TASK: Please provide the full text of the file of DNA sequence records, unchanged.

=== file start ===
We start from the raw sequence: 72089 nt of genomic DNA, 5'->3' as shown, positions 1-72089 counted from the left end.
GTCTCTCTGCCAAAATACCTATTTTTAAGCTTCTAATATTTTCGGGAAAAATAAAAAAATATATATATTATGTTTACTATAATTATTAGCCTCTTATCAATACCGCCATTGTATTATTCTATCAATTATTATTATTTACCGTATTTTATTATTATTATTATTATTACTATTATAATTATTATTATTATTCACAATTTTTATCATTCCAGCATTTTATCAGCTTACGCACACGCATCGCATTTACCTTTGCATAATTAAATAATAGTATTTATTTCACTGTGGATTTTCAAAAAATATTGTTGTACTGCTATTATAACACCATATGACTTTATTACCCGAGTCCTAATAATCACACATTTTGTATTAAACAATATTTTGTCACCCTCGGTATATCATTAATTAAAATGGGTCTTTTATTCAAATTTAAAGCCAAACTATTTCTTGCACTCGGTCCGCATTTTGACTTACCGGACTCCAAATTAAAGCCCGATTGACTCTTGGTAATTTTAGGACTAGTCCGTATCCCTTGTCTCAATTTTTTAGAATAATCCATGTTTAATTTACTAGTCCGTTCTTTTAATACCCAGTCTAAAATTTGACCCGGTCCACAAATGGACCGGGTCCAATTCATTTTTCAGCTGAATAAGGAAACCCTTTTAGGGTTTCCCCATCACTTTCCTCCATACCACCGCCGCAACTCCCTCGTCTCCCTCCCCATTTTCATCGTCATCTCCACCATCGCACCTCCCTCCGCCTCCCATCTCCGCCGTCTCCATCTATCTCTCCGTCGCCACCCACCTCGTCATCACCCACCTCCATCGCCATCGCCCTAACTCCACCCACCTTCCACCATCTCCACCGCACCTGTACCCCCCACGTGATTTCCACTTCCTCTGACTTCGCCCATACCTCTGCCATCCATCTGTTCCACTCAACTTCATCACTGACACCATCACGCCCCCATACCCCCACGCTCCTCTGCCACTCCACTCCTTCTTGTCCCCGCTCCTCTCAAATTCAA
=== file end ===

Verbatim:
We start from the raw sequence: 72089 nt of genomic DNA, 5'->3' as shown, positions 1-72089 counted from the left end.
GTCTCTCTGCCAAAATACCTATTTTTAAGCTTCTAATATTTTCGGGAAAAATAAAAAAATATATATATTATGTTTACTATAATTATTAGCCTCTTATCAATACCGCCATTGTATTATTCTATCAATTATTATTATTTACCGTATTTTATTATTATTATTATTATTACTATTATAATTATTATTATTATTCACAATTTTTATCATTCCAGCATTTTATCAGCTTACGCACACGCATCGCATTTACCTTTGCATAATTAAATAATAGTATTTATTTCACTGTGGATTTTCAAAAAATATTGTTGTACTGCTATTATAACACCATATGACTTTATTACCCGAGTCCTAATAATCACACATTTTGTATTAAACAATATTTTGTCACCCTCGGTATATCATTAATTAAAATGGGTCTTTTATTCAAATTTAAAGCCAAACTATTTCTTGCACTCGGTCCGCATTTTGACTTACCGGACTCCAAATTAAAGCCCGATTGACTCTTGGTAATTTTAGGACTAGTCCGTATCCCTTGTCTCAATTTTTTAGAATAATCCATGTTTAATTTACTAGTCCGTTCTTTTAATACCCAGTCTAAAATTTGACCCGGTCCACAAATGGACCGGGTCCAATTCATTTTTCAGCTGAATAAGGAAACCCTTTTAGGGTTTCCCCATCACTTTCCTCCATACCACCGCCGCAACTCCCTCGTCTCCCTCCCCATTTTCATCGTCATCTCCACCATCGCACCTCCCTCCGCCTCCCATCTCCGCCGTCTCCATCTATCTCTCCGTCGCCACCCACCTCGTCATCACCCACCTCCATCGCCATCGCCCTAACTCCACCCACCTTCCACCATCTCCACCGCACCTGTACCCCCCACGTGATTTCCACTTCCTCTGACTTCGCCCATACCTCTGCCATCCATCTGTTCCACTCAACTTCATCACTGACACCATCACGCCCCCATACCCCCACGCTCCTCTGCCACTCCACTCCTTCTTGTCCCCGCTCCTCTCAAATTCAA